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‘Twilight’ in the eye of the beholder

Fans of the novel will swoon over the faithfulness of the screen adaptation; others will chuckle at the adolescent over-earnestness of it all.
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If you’re a fan of Stephenie Meyer’s “Twilight” series — symptoms include Googling the phrase “Team Jacob,” being in a bookstore at 12:01 a.m. on the day that “Breaking Dawn” came out, or pricing “The lion fell in love with the lamb” ankle tattoos — you won’t be disappointed by the movie version.

If the squealing fangirls at the advance screening I attended are any indication, you Twilighters will go nuts at the introduction of each character, at the lifting of dialogue directly from the book, and at the brooding, yearning glances shared by the story’s star-crossed lovers.

You can also stop reading this review now, because you’re going to see this movie anyway, and now I’m going to talk to the people who, like me, are coming to the material for the first time.

Is it just we non-fans now? Good.

“Twilight” is a vampire movie, but it’s not a horror movie; if it were, it might sport a title like “The Pouting” or “Attack of the Albino Hollister Models” or “Bloodsucker Prom Date.” It’s never an easy task to bring a hit book to the screen, but by filling the screen with stares, stammers and silences, director Catherine Hardwicke and screenwriter Melissa Rosenberg tread into the territory of unintentional hilarity.

When pallid sexpot Edward Cullen (Robert Pattinson) warns good-girl Bella Swan (Kristen Stewart) not to get involved with him, he may be trying to save her life from his carnal ways, but the patter comes off as the usual bad-boy catnip that nice teenage gals simply can’t resist. The fact that Pattinson accentuates almost every line by widening his eyes as much as possible and then not blinking for an uncomfortably long period of time is the stuff of future drinking games.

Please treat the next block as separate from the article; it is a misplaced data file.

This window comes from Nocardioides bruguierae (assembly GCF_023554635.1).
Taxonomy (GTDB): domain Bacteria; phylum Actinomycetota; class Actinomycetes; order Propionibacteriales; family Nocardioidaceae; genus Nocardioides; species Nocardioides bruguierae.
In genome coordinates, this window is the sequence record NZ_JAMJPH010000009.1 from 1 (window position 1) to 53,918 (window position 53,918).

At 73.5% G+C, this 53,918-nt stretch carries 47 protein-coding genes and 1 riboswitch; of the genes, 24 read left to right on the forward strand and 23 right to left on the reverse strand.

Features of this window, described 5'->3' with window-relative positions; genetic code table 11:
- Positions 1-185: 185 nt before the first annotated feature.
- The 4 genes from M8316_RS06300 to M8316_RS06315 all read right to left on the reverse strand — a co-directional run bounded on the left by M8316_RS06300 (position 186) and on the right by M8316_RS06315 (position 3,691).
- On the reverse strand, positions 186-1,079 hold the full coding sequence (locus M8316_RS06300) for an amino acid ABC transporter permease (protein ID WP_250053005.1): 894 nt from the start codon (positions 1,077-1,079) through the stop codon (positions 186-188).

Also risible is the fact that Bella is as much a female fantasy character as Diane Lane’s household saint in “Nights in Rodanthe.” Bella is a smart, shy girl who also happens to be totally gorgeous. Her parents are divorced, but they’re both nice and they both love her dearly. Generous Bella decides to allow mom to travel with her new husband, a minor-league baseball player (who is also nice), and leaves Phoenix to go live with her dad in the small town of Forks, Wash.

From the silent classic "Nosferatu" to the romantic chiller "Twilight," screen vampires seem to just keep coming back.

As would happen with any smart, shy girl who transfers to a new school in the middle of the academic year, the popular kids at her new school immediately embrace Bella. And then, before she knows it, she’s got two boys in love with her: the ethereal Edward and the hunky Jacob (Taylor Lautner). And as if all that weren’t enough, both boys are violating the rules of their respective clans by falling in love with Bella. Because she’s that awesome.

Meyer’s fans will no doubt flutter at every scene (and there are many of them) where Edward and Bella stare at each other with intent — “Twilight” has more meaningful glances than an entire season of “As the World Turns” — but the lead actors fail to breathe life into these cardboard, romance-novel archetypes.

Thankfully, Hardwicke tossed some interesting character actors into the mix — notably Anna Kendrick from “Camp,” now all grown up with the décolletage to prove it — to imbue the second bananas with some spark for the few moments they can pull focus from Jane Eyre Lite and The 100-Year-Old Virgin.

In the final analysis, Hardwicke has shrewdly made a film that will appeal to the audience that could make or break it. But there’s little here to win over those of us without dog-eared copies of “Twilight” under our beds.